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Donald Trump Sues Atlantic City Casinos for Defaming 'Trump' Brand

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Trump is ready to sue two casinos in Atlantic City, New Jersey, due to the accusation that they damage the Trump brand by having fallen into "an utter state of disrepair."

The two casinos in question are the Trump Taj Mahal and Trump Plaza, which are both owned and run by Trump Entertainment Properties. According to Trump, they're the ones responsible for letting the establishments become so dilapidated.

In the lawsuit it is stated that Trump Plaza in particular "has failed to meet industry standards across a wide range of categories, ranging from food and beverage services to overall cleanliness of the property."

"I want it off both of them," Trump explained in an interview with the Associated Press. "I've been away from Atlantic City for many years. People think we operate (the company), and we don't. It's not us. It's not me."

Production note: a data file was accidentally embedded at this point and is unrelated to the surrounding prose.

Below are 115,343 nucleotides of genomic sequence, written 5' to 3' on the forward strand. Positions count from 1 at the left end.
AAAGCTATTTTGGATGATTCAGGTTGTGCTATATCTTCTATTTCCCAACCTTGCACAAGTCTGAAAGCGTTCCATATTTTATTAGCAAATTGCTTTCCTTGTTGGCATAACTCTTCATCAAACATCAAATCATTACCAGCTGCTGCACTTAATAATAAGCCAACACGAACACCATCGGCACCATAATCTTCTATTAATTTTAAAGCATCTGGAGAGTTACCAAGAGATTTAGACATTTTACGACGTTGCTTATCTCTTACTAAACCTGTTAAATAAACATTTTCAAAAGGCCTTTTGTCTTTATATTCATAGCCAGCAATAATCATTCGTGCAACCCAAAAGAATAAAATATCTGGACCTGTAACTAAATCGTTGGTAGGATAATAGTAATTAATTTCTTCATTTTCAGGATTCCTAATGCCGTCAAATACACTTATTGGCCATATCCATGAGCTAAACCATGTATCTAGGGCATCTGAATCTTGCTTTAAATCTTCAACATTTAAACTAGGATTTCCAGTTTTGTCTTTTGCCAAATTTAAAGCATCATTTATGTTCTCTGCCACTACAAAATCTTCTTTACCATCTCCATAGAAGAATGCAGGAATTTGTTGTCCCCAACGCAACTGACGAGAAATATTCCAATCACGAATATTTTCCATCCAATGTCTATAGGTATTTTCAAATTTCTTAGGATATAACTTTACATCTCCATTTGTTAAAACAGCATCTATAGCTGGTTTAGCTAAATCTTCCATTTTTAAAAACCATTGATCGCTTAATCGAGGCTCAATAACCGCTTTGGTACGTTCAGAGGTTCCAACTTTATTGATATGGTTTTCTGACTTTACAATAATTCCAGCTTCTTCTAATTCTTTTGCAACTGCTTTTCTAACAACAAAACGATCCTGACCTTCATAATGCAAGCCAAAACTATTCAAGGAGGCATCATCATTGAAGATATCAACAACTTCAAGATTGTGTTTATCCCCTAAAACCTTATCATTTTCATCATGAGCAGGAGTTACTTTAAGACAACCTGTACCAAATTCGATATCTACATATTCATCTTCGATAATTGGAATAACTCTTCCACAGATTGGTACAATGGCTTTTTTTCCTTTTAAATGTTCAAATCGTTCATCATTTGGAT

Atlantic City was once a thriving hotspot for casinos and many other forms of entertainment, and Trump was at the forefront of this resurgence of interest and profits for the area in the mid-80s. In 1984 he founded Trump Plaza and was responsible for getting the Rolling Stones to come through and perform, as well as hosting boxing matches by legends such as Mike Tyson.

But since other states nearby have been providing stiff competition for the legendary city, gambling revenues have begun to plummet. Much of that is due to increased competition from online casinos. Since 2013, one state after another has begun to allow their resident to take part in internet gambling with some of these places offering a generous 1.6 million payout playing one dollar casino games.

The Trump Plaza Hotel announced in July that it would be laying off 1,100 of its employees come September, which came as a complete surprise to Trump and added "insult to injury," as stipulated in the lawsuit.

"I let them use my name, but I have nothing to do with it," Trump said back in July. "I got out seven years ago - my timing was impeccable."

Trump pulling out of Atlantic City could mark a significant low point for the city's history and economy, bringing an era of entertainment to an end. Once Trump leaves, Atlantic City will be down one third of the casinos it had at the beginning of the year.

Khurram Aziz is a freelance writer and entrepreneur with over 10 years' experience in publishing. Please feel free to add him on Twitter @khurramaziz1981. Read more stories by Khurram Aziz.

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